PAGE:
To kick off my spontaneous round-the-world trip in early January, I had asked a friend of mine with Super Elite status to book me on Air Canada business class from Montreal to London Heathrow.
My goal was to book the most convenient and direct routing possible that would allow me to fulfill my reservation at the W Verbier in Switzerland on the afternoon of January 3. And since there was no business class award space available on Swiss’s Montreal–Zurich service on January 2, I knew that my next-best option would have to be on Air Canada through one of their European gateways.
If I had booked Air Canada business class with my own Aeroplan miles, I would’ve had to pay $500+ in fuel surcharges, so enlisting the help of a Super Elite friend was definitely the way to go here, securing me a very convenient itinerary of Montreal–London–Geneva.
I arrived at Montreal Trudeau International Airport a couple of hours early, and just like most of my other long-haul departures recently, I headed to the Air Canada Maple Leaf Lounge Montreal to relax before my flight. And since I had my camera with me and some time to kill, I decided to give the lounge a proper review this time, especially since it’s definitely one of the best lounges across the Maple Leaf Lounge network (and one of the newest at that, having opened in 2016).
In the past, you could also access the Montreal international lounge if you were travelling domestically, but nowadays the airport’s international concourse is now officially cordoned-off from the domestic concourse, and you can only access the international gates with a valid boarding pass in hand.
Therefore, if you’re travelling domestically, you’re limited to accessing the older and less well-appointed domestic Maple Leaf Lounge over between Gates 1 and 3; meanwhile, if you’re travelling internationally, you can still access the domestic lounge, but you’d be much better off heading directly to the international Maple Leaf Lounge by Gate 52.
In addition to passengers flying on Star Alliance business class, the lounge is also available to Star Alliance Gold members and holders of select credit cards issued by TD, CIBC, and American Express. For more information on Maple Leaf Lounges and access rules in general, refer to this post.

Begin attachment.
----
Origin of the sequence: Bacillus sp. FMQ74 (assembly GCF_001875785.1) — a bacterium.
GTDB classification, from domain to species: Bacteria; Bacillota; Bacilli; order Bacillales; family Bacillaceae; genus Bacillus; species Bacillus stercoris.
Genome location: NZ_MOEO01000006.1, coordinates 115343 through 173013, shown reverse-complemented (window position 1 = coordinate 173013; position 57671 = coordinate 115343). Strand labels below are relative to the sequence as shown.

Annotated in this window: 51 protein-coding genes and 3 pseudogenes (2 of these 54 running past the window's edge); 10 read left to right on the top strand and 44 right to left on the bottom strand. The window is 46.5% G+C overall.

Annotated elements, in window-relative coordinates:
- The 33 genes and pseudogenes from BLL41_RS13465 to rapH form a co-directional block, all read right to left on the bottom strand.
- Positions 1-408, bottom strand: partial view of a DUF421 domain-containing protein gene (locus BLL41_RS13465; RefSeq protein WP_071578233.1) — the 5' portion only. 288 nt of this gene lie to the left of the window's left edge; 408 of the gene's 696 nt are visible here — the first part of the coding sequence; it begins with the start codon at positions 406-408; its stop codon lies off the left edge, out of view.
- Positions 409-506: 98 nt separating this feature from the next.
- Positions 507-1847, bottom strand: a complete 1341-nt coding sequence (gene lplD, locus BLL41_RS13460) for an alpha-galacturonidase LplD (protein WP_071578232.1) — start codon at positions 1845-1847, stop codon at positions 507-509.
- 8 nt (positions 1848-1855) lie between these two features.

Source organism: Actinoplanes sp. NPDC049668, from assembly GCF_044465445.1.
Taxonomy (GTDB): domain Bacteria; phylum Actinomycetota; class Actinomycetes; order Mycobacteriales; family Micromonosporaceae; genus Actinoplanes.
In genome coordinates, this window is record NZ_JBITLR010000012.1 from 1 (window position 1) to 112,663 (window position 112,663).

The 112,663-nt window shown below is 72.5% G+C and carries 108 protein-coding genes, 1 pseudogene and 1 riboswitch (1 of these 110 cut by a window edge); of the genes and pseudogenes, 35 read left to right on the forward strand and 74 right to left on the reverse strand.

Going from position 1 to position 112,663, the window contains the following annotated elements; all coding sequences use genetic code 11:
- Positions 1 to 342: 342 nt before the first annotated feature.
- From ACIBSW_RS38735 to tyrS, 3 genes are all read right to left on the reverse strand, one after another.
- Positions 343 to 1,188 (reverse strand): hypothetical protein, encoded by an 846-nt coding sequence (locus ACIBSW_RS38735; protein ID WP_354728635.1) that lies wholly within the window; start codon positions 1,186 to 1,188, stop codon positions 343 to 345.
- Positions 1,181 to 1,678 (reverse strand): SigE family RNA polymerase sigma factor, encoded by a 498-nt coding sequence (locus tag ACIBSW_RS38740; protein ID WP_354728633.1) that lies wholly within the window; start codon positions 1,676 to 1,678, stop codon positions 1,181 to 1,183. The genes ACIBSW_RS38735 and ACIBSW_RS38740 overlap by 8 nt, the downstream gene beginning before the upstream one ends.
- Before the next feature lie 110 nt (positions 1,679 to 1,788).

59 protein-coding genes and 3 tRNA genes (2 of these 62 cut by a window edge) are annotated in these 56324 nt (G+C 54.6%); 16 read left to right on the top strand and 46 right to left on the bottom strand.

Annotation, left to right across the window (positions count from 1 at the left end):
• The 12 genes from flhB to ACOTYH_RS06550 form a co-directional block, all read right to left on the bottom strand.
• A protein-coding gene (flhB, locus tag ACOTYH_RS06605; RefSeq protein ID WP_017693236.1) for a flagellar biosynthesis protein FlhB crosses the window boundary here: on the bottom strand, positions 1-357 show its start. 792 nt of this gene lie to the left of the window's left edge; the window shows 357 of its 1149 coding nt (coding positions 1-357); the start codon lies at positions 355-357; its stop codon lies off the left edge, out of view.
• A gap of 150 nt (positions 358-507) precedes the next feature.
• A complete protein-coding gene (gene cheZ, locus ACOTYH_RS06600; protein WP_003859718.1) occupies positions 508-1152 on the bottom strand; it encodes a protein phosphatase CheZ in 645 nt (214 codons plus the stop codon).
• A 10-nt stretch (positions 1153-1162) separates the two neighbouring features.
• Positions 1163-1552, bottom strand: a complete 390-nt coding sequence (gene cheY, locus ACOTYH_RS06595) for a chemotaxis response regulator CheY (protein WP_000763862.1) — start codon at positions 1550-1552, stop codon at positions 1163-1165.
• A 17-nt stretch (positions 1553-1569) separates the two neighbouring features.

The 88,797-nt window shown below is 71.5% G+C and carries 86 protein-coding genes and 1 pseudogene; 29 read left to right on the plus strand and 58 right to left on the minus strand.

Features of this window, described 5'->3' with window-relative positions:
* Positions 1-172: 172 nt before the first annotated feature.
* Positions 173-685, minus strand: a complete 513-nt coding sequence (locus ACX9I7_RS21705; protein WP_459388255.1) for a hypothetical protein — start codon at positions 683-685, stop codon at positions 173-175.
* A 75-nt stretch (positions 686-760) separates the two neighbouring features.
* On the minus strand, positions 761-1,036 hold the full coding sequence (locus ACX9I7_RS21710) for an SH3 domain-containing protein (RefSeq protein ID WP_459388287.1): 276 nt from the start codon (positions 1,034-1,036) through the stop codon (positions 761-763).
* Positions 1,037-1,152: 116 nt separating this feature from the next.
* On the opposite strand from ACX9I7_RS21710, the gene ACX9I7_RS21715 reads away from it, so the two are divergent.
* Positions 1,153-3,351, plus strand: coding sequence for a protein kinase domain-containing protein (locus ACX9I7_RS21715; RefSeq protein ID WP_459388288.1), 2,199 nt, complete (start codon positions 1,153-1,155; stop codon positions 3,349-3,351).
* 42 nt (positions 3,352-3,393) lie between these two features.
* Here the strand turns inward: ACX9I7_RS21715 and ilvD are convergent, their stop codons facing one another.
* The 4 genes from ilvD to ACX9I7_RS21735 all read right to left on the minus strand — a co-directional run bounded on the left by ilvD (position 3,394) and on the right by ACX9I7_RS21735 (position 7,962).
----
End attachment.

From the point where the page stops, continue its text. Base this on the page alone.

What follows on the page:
Upon passing through the tinted sliding doors, a lounge representative will check your documents and welcome you upstairs.
Both the stairway and the elevator will drop you off near a quiet and dimly lit seating area, and you’d turn to your right to access the rest of the lounge.
This area near the entrance plays host to an Air Canada Dreamliner model aircraft, a newspaper stand, and a few more clusters of seating.
The central fixture that’s most likely to capture your attention, however, is the full-service bar at the heart of the lounge. A series of decorative ceramic tiles adorn the ceiling here, giving it a satisfying ambience as you perch up for a drink or a coffee.
On this visit, I was in the mood to have some dinner first, so I didn’t spend too much time at the bar. Instead, I headed further into the lounge in the direction of the dining area.
While most Maple Leaf Lounges offer a buffet spread as the dining concept, the Montreal location goes one step further with a live cooking station as well, featuring a rotating menu of hot dishes by Air Canada’s signature chefs.
Tonight’s featured item was a Brazilian moqueca fish stew by Chef Antonio Park, who operates two highly acclaimed restaurants in Montreal and is known for exploring haute cuisine through his mixed South American and Asian heritage.